Buried in the “pleasant surprise” (NPR) of Friday’s “stunning” (USAToday) February jobs report were some numbers that better-reflect the reality of America’s declining middle class. Things are pretty bad when you call 7.7% — and that due to people giving up on looking for a job — “pleasant.”
The February jobs report was better than a poke in the eye with a sharp stick. If that is the new standard by which we judge the strength and fairness of our economy… well I have a falling-down-due-to-lack-of-infrastructure-repair bridge to sell you. Of the people finally being hired too many are moving into part-time and low-wage jobs. Both part-time workers who would like full-time jobs, and those “marginally attached to the labor force” rose.
From the BLS release,
The number of persons employed part time for economic reasons, at 8.0 million, was essentially unchanged in February. These individuals were working part time because their hours had been cut back or because they were unable to find a full-time job.
… the number of long-term unemployed (those jobless for 27 weeks or more) was about unchanged at 4.8 million. These individuals accounted for 40.2 percent of the unemployed.
EPI explains the problem, in February caps off three years of job growth, but much more is needed to fill employment deficit
The strong showing in February is very welcome, but it is useful to put it in context. We have a jobs deficit of 8.9 million jobs (the 3 million we are still down from when the recession started, plus the 5.9 million we should have added over this period to keep up with growth in the potential labor force). Even at February’s growth rate, we wouldn’t get back to the prerecession unemployment rate until mid-2017. The jobs deficit is so large that to return to the prerecession unemployment rate by February 2016, another three years from now, we would have to add 320,000 jobs every single month between now and then.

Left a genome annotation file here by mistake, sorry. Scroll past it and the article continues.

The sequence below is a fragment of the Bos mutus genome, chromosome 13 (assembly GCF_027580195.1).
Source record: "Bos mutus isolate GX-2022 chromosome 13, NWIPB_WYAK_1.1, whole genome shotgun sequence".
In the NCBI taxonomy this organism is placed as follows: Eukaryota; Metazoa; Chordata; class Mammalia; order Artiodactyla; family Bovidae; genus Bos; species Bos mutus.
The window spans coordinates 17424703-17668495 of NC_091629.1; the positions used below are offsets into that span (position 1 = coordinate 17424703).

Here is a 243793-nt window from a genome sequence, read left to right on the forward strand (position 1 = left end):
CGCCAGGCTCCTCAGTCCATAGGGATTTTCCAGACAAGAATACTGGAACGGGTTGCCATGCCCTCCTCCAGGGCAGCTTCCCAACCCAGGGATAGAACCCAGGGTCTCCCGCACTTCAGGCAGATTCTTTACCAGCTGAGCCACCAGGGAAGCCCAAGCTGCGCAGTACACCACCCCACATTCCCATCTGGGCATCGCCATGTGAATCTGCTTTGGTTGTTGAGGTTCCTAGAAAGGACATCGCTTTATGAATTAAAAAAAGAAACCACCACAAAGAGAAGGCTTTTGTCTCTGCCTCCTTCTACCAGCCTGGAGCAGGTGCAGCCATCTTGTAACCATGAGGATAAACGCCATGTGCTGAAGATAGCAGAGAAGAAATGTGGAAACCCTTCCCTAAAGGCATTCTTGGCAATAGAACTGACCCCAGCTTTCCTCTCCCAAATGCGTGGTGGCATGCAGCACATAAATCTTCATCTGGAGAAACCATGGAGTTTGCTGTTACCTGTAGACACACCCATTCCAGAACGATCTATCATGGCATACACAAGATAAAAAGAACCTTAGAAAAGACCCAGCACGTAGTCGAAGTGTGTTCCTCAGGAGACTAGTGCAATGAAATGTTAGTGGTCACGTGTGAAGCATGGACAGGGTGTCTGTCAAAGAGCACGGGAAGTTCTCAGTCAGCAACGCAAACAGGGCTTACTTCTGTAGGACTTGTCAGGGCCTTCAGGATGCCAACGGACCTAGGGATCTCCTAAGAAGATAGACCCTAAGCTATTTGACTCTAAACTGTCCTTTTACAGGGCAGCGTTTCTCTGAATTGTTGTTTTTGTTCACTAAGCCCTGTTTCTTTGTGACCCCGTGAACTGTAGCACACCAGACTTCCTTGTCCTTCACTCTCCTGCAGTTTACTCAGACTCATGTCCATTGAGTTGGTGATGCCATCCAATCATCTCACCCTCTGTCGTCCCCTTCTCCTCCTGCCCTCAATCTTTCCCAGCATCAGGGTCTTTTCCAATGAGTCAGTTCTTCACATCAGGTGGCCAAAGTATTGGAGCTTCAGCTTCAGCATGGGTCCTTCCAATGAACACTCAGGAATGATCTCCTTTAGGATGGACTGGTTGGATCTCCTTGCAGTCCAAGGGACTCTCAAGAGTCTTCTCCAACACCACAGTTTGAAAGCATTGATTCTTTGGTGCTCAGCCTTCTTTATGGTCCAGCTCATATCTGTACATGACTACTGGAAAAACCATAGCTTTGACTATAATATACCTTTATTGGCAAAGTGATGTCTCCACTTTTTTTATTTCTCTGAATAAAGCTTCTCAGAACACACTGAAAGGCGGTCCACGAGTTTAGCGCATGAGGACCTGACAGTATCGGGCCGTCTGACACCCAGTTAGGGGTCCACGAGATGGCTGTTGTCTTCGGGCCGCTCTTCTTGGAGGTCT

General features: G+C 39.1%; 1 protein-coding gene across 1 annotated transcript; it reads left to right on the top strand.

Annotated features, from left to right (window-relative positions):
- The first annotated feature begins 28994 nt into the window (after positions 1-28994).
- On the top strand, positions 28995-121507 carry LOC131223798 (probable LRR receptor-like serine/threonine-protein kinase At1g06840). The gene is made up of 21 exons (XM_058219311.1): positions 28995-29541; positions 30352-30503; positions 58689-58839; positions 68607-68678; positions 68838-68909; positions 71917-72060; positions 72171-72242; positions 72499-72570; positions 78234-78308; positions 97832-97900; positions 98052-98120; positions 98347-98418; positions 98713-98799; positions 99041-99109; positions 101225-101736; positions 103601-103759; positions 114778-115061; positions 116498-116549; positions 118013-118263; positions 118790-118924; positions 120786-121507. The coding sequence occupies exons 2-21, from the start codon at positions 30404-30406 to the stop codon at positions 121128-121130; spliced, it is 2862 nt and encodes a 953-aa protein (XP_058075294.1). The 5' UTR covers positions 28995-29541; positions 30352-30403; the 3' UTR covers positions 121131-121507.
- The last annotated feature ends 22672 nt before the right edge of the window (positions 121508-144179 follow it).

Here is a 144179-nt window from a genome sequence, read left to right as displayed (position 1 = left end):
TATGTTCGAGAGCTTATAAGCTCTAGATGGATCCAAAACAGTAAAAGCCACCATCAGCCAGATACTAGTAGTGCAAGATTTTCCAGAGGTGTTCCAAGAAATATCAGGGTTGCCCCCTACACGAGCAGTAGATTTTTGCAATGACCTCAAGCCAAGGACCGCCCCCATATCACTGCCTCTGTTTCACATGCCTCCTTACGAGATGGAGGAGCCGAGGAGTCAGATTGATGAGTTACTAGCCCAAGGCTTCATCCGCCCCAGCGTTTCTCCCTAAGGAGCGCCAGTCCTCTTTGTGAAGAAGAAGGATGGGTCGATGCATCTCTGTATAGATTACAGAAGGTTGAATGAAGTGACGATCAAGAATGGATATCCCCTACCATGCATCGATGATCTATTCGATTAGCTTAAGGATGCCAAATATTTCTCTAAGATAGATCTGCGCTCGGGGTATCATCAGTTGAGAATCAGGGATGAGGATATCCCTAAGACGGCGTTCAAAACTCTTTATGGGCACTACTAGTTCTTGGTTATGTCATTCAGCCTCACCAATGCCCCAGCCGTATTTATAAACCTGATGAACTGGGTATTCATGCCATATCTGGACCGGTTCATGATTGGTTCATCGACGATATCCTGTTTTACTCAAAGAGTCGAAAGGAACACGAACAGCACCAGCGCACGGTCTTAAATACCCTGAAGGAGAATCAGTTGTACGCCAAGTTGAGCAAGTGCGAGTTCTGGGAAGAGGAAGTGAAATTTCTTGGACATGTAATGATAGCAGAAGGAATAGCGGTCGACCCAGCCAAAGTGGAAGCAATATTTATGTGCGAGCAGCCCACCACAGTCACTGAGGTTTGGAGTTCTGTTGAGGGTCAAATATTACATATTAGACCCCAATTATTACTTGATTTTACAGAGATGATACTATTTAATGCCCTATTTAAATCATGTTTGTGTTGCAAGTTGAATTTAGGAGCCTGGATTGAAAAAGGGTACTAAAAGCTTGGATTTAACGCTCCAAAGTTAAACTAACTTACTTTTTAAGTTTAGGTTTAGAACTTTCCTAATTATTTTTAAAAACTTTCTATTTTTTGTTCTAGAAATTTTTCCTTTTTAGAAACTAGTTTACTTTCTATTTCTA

… The share of unemployed workers who have been jobless for more than six months increased to 40.2 percent in February … far above its prerecession share of 17.4 percent in December 2007.
Before we give up and accept 7.7% unemployment, 8 million people working part time who want full time jobs, 4.8 million more unemployment for more then 27 weeks, and 40% of us making less than the 1968 minimum wage if it had kept up with productivity growth, let’s talk about things we can do to fix the problem. Like investing in modernizing our infrastructure, investing in making all of our buildings and homes energy-efficient, hiring back all the teachers who have been laid off, and things like that. We need a We, the People economy. We need jobs, and jobs fix deficits.